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Upcoming Stable Ubuntu Release Aimed at Enabling Agile Enterprise Clouds

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Canonical is set to release Ubuntu 14.04 LTS, the long-term supported version of the Ubuntu Linux distribution, on Thursday, April 17, 2014. This version features some key advances in reliability, performance and interoperability that many anticipate will help power many cloud services for years to come.

“Ubuntu is the primary platform for cloud – public, private or hybrid,” Ubuntu and Canonical founder Mark Shuttleworth said in a statement. “In this release, our third LTS with deep roots in cloud, we raise the bar for efficiency and orchestration at scale.”

Ubuntu release numbers are based on the last two digits of the year, and the month number. For instance, the last long-term support release was Ubuntu Server 12.04 LTS, released in April 2012. Ubuntu 14.04 LTS will be supported and maintained for the next five years, which is a crucial requirement for many businesses adopting a new technology.

Building Deep Ties with OpenStack and Stack Partners

Many users of the open-source cloud project OpenStack have gotten it via Canonical’s Ubuntu Cloud Archive, including the latest version of OpenStack, “Icehouse”.

Author and OpenStack community leader Kevin Jackson stated, “14.04 LTS with Icehouse is much anticipated by the OpenStack community as offering the right blend of stability and access to the latest cloud capabilities.”

According to Canonical, Ubuntu is the most interoperable OpenStack platform, assuring users that different combinations of Ubuntu, OpenStack and third party technologies can work reliably. This interoperability is largely due to the cooperation between OpenStack Interop Lab (OIL) partners such as Cisco, Brocade, Dell, EMC, Fusion-io, HP, IBM, Intel, Juniper, and VMware.

Ubuntu 14.04 LTS introduces support for IBM Power Systems and POWER, IBM’s open architecture for applications such as big data, analytics and cognitive computing.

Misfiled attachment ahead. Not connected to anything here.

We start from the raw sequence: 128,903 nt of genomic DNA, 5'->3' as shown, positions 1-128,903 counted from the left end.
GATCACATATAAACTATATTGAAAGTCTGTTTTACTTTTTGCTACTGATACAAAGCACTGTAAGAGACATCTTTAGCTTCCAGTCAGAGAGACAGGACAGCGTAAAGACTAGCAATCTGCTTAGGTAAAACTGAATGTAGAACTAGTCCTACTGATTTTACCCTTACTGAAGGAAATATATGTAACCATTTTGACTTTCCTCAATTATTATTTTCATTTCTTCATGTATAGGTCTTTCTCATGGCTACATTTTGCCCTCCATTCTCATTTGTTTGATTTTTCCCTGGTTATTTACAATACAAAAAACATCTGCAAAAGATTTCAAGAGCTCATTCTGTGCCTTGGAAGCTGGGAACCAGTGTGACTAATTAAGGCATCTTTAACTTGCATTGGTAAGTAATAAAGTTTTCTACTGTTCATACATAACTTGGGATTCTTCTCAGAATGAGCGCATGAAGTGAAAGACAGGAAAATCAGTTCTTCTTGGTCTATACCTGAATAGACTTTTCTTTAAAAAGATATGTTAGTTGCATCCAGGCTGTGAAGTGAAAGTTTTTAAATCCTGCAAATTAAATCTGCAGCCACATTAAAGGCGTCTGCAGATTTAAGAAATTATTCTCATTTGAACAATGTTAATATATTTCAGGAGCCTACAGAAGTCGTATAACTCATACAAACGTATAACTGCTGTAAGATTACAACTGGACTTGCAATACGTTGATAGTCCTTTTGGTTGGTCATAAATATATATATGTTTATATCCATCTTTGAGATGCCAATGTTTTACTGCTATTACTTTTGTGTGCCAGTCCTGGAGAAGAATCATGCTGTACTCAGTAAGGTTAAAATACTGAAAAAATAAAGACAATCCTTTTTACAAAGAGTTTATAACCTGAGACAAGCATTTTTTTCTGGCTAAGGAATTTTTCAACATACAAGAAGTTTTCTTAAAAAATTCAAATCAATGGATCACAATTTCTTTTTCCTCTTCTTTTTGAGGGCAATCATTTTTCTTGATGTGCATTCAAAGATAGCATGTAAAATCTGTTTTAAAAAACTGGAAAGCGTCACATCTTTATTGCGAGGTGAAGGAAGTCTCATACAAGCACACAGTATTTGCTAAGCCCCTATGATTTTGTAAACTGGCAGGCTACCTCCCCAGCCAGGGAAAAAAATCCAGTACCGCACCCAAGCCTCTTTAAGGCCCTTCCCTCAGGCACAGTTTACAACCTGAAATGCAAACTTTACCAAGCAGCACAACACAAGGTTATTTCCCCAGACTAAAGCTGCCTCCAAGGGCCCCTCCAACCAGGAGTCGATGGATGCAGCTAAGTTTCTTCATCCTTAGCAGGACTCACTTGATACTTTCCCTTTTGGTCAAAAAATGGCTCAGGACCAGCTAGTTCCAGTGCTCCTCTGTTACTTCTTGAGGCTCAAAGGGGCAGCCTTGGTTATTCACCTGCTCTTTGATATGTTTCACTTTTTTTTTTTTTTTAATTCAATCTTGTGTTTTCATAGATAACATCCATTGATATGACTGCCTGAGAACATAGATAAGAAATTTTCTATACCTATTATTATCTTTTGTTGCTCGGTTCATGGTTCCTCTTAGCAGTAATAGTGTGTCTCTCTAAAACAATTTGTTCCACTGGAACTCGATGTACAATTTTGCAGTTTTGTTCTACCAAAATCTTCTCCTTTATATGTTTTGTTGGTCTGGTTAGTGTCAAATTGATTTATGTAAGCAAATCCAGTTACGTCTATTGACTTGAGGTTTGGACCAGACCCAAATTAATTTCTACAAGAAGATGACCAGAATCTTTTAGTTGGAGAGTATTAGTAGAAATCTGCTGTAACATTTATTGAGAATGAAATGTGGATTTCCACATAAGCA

The new release will also help users take advantage of new architectures based around systems using non-standard processors including ARM64. Ubuntu is also the first commercial enterprise platform for hyperscale ARM64 computing, which allows systems to scale as increased demand is added to the system. Applied Micro’s ARM-based 64-bit cloud platform known as “X-Gene” will be the first such system certified for Ubuntu 14.04 LTS.

Making Deployment More Agile

For the added agility to quickly design, deploy and scale services, Ubuntu 14.04 LTS features new versions of Ubuntu orchestration tool Juju and MAAS, a service that makes it easy to set up the bare-metal hardware on which to deploy services. This can be especially useful in DevOps and other continuous deployment scenarios.

Ubuntu 14.04 LTS also integrates the latest container technologies from Docker and LXC, OpenVSwitch networking, and Ceph storage to provide a more complete suite of solutions.

Companies using Ubuntu OpenStack as part of their service strategies include Time Warner Cable, European cloud service provider Numergy, Japanese IT services provider NEC, and the NTT Software Innovation Center.

As some have noted, the latest Ubuntu release features enterprise-friendly features typical of Red Hat Enterprise Linux. But this sort of competition is inevitable as larger organizations seek out open-source solutions for various problems. This competition is also bound to help create OS features that meet the needs of enterprises as they shift towards the cloud.

About the Author

David Hamilton is a Toronto-based technology journalist who has written for the National Post and other news outlets. He has covered the hosting industry internationally for the Web Host Industry Review with particular attention to innovative hosting solutions and the issues facing the industry. David is a graduate of Queen’s University and the Humber College School of Media Studies.

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